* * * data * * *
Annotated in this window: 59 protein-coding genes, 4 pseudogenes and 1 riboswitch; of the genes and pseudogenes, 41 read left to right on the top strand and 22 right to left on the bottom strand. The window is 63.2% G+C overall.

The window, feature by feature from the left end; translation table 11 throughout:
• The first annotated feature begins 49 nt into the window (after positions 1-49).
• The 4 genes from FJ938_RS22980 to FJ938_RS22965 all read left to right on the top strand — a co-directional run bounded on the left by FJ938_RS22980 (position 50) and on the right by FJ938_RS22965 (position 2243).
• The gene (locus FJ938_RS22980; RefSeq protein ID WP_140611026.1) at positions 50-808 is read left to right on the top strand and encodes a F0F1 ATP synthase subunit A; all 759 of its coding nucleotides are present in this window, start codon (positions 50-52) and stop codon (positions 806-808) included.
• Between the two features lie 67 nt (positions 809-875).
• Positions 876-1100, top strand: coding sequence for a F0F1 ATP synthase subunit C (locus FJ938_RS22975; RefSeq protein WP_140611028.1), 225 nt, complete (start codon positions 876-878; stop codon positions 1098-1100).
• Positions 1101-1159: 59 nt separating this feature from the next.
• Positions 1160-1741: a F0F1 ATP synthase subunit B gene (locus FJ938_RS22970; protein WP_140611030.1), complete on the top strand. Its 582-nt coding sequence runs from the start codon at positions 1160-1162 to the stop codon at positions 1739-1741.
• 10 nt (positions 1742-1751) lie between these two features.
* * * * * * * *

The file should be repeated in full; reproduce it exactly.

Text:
Annotated in this window: 59 protein-coding genes, 4 pseudogenes and 1 riboswitch; of the genes and pseudogenes, 41 read left to right on the top strand and 22 right to left on the bottom strand. The window is 63.2% G+C overall.

The window, feature by feature from the left end; translation table 11 throughout:
• The first annotated feature begins 49 nt into the window (after positions 1-49).
• The 4 genes from FJ938_RS22980 to FJ938_RS22965 all read left to right on the top strand — a co-directional run bounded on the left by FJ938_RS22980 (position 50) and on the right by FJ938_RS22965 (position 2243).
• The gene (locus FJ938_RS22980; RefSeq protein ID WP_140611026.1) at positions 50-808 is read left to right on the top strand and encodes a F0F1 ATP synthase subunit A; all 759 of its coding nucleotides are present in this window, start codon (positions 50-52) and stop codon (positions 806-808) included.
• Between the two features lie 67 nt (positions 809-875).
• Positions 876-1100, top strand: coding sequence for a F0F1 ATP synthase subunit C (locus FJ938_RS22975; RefSeq protein WP_140611028.1), 225 nt, complete (start codon positions 876-878; stop codon positions 1098-1100).
• Positions 1101-1159: 59 nt separating this feature from the next.
• Positions 1160-1741: a F0F1 ATP synthase subunit B gene (locus FJ938_RS22970; protein WP_140611030.1), complete on the top strand. Its 582-nt coding sequence runs from the start codon at positions 1160-1162 to the stop codon at positions 1739-1741.
• 10 nt (positions 1742-1751) lie between these two features.